To work, these drugs must be delivered directly to target cells in nanoscale bubbles of fat called lipid nanoparticles, or LNPs — mRNA isn’t much good if doesn’t reach the right cell type.
A team of researchers at the Georgia Institute of Technology and Emory University’s School of Medicine has taken another step toward improving development of these custom-made delivery vehicles, reporting their work June 30 in Nature Nanotechnology. Curtis Dobrowolski and Kalina Paunovska, trainees in the lab of James Dahlman, have developed a system to make pre-clinical nanoparticle studies more predictive. Their discoveries already are influencing the direction of research in this growing, competitive field.
“I’m very excited about this study and anticipate shifting most of our future projects to this methodology,” said Dahlman, associate professor and McCamish Foundation Early Career Professor in the Wallace H. Coulter Department of Biomedical Engineering at GeorgiaTech and Emory.
Sequencing of Events
For the past few years, Dahlman, has partnered with Coulter BME Professor Philip Santangelo in a busy research enterprise. Santangelo’s lab develops mRNA therapies, and Dahlman’s lab delivers it using LNPs.
To speed up the process of testing the effectiveness of their LNPs, Dahlman’s team has developed a technique called DNA barcoding. In this process, researchers insert a snippet of DNA that corresponds to a given LNP. The LNPs are then injected and cells are subsequently examined for the presence of the “barcodes” using genetic sequencing. The system identifies which barcodes have reached which specific targets, highlighting the most promising nanoparticles. Since many DNA sequences can be read at once, the barcoding process allows many experiments to be performed simultaneously, thereby accelerating the discovery of effective lipid nanoparticle carriers.
DNA barcoding has significantly improved the nanoparticle pre-clinical screening process. But there is still a significant barrier impacting drug delivery. Because of their diversity, cells are kind of like moving targets. Dahlman noted that cells previously thought to be homogeneous are composed of distinct and varied cell subsets. His team surmised that this chemical and genetic heterogeneity has a powerful influence on how well LNPs can deliver mRNA therapies into the cells.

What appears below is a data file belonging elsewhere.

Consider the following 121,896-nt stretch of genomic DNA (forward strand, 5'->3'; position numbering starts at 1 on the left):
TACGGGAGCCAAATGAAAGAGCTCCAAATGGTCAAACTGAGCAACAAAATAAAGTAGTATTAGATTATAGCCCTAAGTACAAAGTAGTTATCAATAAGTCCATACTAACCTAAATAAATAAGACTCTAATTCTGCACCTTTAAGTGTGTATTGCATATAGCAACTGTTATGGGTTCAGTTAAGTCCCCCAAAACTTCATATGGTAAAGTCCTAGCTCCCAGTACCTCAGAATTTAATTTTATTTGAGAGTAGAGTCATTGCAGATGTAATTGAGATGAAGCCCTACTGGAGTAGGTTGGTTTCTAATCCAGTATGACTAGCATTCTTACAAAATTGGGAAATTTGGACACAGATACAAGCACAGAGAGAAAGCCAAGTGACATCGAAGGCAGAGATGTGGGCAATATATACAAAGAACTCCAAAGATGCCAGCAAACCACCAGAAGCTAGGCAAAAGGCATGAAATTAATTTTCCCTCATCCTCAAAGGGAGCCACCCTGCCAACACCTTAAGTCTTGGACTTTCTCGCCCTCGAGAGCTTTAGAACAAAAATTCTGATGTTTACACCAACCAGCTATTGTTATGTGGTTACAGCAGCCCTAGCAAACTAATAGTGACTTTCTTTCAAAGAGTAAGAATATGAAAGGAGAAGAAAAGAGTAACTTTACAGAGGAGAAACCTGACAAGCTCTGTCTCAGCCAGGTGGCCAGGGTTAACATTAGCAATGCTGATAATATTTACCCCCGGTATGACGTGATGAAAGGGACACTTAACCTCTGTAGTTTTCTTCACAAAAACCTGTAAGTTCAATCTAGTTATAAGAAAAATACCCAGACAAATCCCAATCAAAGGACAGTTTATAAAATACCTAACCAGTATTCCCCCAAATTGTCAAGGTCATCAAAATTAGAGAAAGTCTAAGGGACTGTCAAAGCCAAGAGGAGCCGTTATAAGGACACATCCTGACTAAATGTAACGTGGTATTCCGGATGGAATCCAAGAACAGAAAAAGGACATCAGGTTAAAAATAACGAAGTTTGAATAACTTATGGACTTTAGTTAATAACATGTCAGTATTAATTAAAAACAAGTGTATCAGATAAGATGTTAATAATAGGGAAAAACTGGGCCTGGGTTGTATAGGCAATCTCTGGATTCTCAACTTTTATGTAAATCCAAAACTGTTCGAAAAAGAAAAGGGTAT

“Cells don’t have just one protein that defines them — they’re complicated,” Dahlman said. “They can be defined by a combination of things, and if we’re being honest, they are best defined using by all the genes they do, or do not, express.”
To test their hypothesis, the researchers developed a new tool to measure all of these things at once. Their multiomic nanoparticle delivery system is called single-cell nanoparticle targeting-sequencing, or SENT-seq.
Using SENT-seq, the researchers were able to quantify how LNPs deliver DNA barcodes and mRNA into cells, the subsequent protein production facilitated by the mRNA drug, as well as the identity of the cell, in thousands of individual cells.
This multiomics approach could represent an important leap forward for high-throughput LNP discovery. The SENT-seq technique allowed the team to identify cell subtypes that demonstrate particularly high or low nanoparticle uptake, and the genes associated with those subtypes.
So, in addition to testing the efficacy of a drug and how certain cell subtypes react to nanoparticles, they’re identifying which genes are involved in the successful uptake of LNPs. And they’re doing it all at once.
“The data suggests that these different cell subsets have distinct responses to nanoparticles that influence how well an mRNA therapy works,” Dahlman said. “There’s still a lot of work to be done, but we think the ability to simultaneously read out high-throughput nanoparticle delivery and the cellular response to nanoparticles will lead to better mRNA therapies.”
Co-lead author Paunovska said that she and Dobrowolski came up with the idea for the SENT-seq system, “organically, after two months of working together."
Dahlman added: “I’m proud of the work that Curtis, Kalina, and the team did in the lab. I think this is the beginning of an extremely interesting phase in our work.”
Read the original article on Georgia Institute of Technology.